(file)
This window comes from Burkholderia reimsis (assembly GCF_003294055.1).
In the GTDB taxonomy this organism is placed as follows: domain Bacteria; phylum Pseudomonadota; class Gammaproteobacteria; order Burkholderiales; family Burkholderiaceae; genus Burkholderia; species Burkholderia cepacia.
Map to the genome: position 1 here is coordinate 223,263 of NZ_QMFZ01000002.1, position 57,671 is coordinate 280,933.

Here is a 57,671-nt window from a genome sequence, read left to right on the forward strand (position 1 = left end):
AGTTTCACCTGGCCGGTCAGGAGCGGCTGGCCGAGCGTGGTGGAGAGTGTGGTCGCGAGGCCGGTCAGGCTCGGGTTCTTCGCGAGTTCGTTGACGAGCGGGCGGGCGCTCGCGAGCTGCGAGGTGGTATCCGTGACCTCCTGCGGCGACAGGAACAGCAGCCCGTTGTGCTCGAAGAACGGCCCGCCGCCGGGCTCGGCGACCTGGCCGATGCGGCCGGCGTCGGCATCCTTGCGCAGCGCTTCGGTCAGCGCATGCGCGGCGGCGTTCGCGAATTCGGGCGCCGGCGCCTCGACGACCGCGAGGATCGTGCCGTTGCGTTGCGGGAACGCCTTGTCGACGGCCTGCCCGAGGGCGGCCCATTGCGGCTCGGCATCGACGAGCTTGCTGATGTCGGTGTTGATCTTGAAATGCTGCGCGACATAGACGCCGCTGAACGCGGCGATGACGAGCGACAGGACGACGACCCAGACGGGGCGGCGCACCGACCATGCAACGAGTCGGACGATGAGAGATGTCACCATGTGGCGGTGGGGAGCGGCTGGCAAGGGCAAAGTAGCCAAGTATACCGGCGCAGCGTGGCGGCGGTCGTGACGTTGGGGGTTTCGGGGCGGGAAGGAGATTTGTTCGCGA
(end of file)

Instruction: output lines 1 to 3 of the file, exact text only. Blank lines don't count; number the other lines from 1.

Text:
This window comes from Burkholderia reimsis (assembly GCF_003294055.1).
In the GTDB taxonomy this organism is placed as follows: domain Bacteria; phylum Pseudomonadota; class Gammaproteobacteria; order Burkholderiales; family Burkholderiaceae; genus Burkholderia; species Burkholderia cepacia.
Map to the genome: position 1 here is coordinate 223,263 of NZ_QMFZ01000002.1, position 57,671 is coordinate 280,933.